Sacha Baron Cohen, a comedian and actor well known for his crass appearance in the film “Borat,” reportedly crashed a conservative gathering at the state Capitol over the weekend.
In videos posted to social media Saturday, Cohen can be seen in character on stage singing a racist song about Mexicans and Saudis, among others, in an effort to satirize conservatives in attendance at the March for Our Rights rally.
But attendees, promoters and organizers of the event weren’t having it.
Washington Three Percenters founder Matt Marshall, who helped promote the event, and Yelm council member James Blair identified Cohen, dressed in hillbilly attire, as the singer on social media, condemning his speech.
“Sacha Baron Cohen pulled a (expletive) stunt at the March for Our Rights 3 event,” Blair wrote in a now-private Facebook post. “Disguised as a PAC out of Southern California, paid for the stage setup and musical entertainment. Came on stage disguised as the lead singer of the last band, singing a bunch of racist, hateful, disgusting (expletive).”
Cohen’s security reportedly blocked event organizers from getting to the stage to pull the plug, Blair said.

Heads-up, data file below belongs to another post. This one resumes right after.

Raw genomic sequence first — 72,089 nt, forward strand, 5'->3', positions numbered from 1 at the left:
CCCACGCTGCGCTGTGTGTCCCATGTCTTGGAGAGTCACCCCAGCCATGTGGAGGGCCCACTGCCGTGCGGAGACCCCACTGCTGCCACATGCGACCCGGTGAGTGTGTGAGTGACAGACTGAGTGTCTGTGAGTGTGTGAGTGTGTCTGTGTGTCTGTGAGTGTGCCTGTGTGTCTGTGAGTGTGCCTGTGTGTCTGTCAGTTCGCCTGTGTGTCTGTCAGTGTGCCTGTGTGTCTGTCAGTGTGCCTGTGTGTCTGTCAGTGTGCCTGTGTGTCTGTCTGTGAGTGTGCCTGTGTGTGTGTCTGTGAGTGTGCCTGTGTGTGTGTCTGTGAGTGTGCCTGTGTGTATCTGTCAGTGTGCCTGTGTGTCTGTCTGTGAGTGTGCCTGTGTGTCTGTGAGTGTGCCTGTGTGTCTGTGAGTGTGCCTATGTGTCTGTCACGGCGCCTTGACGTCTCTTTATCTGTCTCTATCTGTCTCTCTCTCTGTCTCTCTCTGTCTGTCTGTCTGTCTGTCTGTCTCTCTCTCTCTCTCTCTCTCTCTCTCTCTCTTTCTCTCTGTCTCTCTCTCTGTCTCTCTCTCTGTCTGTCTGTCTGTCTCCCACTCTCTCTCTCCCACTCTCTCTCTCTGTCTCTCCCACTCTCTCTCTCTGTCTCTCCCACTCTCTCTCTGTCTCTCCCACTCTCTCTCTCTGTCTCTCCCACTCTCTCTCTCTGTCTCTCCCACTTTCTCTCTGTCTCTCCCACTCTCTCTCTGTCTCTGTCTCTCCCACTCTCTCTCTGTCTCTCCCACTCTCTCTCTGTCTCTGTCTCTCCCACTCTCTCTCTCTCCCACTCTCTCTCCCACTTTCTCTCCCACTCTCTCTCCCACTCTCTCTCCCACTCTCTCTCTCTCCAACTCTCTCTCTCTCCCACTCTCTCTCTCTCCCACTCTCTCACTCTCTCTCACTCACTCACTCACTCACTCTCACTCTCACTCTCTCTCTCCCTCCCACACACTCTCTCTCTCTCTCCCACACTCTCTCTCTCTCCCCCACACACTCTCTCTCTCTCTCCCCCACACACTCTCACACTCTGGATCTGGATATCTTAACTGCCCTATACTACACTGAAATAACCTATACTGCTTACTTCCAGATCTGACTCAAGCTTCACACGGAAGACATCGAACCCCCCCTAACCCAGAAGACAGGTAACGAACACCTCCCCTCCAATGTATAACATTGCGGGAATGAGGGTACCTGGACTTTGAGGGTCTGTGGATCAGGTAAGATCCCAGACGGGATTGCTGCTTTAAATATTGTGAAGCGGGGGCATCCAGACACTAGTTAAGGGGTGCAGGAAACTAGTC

Shortly after event attendees and organizers realized what he was saying, Cohen and The Warren G. Hardings band rushed off stage and into a private ambulance.
Allen Acosta, an organizer of the event, later took to the stage and blamed himself for not vetting the political action committee more thoroughly.
“I did not know that other Americans could do that to other Americans,” he said at the event. “I did my best to vet the organizers as much I could — as you can see, they spent a lot of money … It’s on me.”
According to its Facebook page, the event was billed as a pro-Second Amendment rally where attendees were encouraged to exercise their rights.
In a Facebook post to the Washington Three Percenters’ Facebook page, Marshall decried Cohen’s actions and said his organization, while not an organizer of the event, would be willing to take the fight against Cohen’s “racist” actions to court.
“Hardings and Cohen did this for the purpose of tarnishing the image of our attendees, spreading hate, encouraging divide, and promoting their popularity in the current viral culture,” Marshall wrote.